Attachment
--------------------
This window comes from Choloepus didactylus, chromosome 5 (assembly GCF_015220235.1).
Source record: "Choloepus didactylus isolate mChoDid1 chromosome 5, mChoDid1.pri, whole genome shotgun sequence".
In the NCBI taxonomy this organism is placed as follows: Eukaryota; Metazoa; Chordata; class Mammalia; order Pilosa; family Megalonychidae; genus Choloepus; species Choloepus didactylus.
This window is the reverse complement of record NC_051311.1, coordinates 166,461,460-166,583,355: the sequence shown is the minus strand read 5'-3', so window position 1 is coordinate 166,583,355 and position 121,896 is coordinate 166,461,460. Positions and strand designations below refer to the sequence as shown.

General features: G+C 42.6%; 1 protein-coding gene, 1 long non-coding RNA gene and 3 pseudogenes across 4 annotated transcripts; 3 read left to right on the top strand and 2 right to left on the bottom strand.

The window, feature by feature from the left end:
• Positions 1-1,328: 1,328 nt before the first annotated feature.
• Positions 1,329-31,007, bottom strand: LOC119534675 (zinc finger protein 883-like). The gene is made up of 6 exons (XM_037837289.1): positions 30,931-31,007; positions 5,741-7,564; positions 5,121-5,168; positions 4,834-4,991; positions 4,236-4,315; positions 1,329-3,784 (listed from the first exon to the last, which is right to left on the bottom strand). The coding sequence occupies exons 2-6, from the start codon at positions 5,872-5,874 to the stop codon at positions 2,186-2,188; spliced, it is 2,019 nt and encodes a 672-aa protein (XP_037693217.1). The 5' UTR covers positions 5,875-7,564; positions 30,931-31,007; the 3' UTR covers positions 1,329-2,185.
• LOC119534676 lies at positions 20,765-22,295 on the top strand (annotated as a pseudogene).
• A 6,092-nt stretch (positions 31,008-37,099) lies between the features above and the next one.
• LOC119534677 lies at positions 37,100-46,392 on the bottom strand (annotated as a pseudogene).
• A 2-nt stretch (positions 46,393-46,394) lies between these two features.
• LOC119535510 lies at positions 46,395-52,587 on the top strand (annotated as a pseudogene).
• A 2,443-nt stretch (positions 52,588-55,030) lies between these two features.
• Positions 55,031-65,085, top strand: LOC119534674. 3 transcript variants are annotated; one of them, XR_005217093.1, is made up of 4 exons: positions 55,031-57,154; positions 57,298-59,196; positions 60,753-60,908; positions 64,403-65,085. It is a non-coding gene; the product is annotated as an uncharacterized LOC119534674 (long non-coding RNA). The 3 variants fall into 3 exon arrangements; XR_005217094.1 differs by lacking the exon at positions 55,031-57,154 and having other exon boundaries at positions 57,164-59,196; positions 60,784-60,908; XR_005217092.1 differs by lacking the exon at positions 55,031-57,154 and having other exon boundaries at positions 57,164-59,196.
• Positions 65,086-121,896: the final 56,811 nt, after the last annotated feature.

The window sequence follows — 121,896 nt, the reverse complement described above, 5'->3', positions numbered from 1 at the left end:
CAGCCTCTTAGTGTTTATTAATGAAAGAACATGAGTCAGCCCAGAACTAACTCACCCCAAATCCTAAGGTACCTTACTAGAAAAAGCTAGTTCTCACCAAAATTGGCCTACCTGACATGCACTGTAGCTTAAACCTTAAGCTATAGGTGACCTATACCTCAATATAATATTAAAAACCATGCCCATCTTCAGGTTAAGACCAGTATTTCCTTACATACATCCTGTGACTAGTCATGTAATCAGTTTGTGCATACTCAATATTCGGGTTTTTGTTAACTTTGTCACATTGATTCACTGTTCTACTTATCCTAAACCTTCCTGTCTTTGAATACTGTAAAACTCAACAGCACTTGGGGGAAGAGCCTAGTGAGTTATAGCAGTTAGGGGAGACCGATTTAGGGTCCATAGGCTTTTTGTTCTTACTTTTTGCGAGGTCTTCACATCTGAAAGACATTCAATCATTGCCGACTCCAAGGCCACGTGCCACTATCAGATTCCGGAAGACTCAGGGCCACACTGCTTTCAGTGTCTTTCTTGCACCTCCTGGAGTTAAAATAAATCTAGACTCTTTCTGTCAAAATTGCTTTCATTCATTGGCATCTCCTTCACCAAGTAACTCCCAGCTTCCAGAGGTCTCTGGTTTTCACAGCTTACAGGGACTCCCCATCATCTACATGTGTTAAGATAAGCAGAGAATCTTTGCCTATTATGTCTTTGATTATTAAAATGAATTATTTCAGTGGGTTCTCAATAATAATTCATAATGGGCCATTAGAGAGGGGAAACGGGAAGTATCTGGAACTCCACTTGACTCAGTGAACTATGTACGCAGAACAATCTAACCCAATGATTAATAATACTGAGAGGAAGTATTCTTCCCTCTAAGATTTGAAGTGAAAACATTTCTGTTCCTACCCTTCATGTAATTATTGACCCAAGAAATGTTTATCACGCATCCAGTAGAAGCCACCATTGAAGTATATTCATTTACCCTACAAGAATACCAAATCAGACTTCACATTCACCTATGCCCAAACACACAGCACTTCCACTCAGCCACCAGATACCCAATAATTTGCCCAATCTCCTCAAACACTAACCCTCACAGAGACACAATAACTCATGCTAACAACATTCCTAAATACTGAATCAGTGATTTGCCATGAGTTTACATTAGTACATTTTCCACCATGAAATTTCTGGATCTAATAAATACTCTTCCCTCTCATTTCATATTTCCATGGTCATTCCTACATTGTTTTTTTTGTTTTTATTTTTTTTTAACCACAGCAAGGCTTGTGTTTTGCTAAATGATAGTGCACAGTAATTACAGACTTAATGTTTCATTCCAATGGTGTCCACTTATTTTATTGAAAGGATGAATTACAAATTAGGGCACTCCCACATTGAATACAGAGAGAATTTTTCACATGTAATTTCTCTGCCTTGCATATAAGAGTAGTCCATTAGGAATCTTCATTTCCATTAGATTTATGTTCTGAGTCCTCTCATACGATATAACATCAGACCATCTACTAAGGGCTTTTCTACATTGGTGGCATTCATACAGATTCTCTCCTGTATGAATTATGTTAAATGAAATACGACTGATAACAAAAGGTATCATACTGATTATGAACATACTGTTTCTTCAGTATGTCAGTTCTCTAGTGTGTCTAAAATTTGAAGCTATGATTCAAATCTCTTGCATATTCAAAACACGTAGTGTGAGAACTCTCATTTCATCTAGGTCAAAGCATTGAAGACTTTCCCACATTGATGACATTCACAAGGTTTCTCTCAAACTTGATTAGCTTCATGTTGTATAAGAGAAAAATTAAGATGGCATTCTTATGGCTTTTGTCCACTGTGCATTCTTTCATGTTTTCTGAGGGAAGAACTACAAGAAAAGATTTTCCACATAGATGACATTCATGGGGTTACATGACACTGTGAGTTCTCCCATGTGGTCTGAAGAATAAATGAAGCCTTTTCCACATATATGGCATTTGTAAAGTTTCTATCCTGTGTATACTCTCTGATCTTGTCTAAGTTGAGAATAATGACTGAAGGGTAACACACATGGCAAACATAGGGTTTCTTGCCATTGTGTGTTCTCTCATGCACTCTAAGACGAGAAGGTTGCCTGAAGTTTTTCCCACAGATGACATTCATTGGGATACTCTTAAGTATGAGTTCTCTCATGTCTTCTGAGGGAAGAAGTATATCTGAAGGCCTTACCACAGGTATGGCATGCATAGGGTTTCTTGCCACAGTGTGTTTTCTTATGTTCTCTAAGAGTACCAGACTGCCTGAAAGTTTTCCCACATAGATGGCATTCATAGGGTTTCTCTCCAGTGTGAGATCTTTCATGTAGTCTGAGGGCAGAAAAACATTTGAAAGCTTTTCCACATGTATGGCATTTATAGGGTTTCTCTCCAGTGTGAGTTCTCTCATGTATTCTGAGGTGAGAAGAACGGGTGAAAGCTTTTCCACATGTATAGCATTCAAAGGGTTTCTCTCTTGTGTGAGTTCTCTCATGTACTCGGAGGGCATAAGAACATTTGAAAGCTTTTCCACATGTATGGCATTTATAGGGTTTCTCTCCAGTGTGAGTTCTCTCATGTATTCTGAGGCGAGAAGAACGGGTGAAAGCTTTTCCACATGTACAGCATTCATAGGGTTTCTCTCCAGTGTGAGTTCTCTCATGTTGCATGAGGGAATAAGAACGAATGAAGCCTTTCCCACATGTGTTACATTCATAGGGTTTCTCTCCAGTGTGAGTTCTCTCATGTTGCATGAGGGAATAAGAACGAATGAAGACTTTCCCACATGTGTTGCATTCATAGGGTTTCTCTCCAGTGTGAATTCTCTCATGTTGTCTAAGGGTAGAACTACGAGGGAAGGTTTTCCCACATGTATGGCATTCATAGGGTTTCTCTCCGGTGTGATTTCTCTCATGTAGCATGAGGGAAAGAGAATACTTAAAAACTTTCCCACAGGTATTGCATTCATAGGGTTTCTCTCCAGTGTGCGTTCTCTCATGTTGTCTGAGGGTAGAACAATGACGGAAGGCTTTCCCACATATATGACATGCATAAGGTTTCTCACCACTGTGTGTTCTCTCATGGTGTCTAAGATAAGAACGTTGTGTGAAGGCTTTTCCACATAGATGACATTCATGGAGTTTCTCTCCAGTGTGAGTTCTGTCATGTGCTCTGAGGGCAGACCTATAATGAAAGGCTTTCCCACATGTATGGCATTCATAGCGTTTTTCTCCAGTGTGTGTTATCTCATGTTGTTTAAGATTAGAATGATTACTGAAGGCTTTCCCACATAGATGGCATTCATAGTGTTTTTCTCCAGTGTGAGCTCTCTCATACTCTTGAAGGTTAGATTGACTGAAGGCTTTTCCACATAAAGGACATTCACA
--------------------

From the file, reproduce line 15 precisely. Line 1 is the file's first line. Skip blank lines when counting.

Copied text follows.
• Positions 55,031-65,085, top strand: LOC119534674. 3 transcript variants are annotated; one of them, XR_005217093.1, is made up of 4 exons: positions 55,031-57,154; positions 57,298-59,196; positions 60,753-60,908; positions 64,403-65,085. It is a non-coding gene; the product is annotated as an uncharacterized LOC119534674 (long non-coding RNA). The 3 variants fall into 3 exon arrangements; XR_005217094.1 differs by lacking the exon at positions 55,031-57,154 and having other exon boundaries at positions 57,164-59,196; positions 60,784-60,908; XR_005217092.1 differs by lacking the exon at positions 55,031-57,154 and having other exon boundaries at positions 57,164-59,196.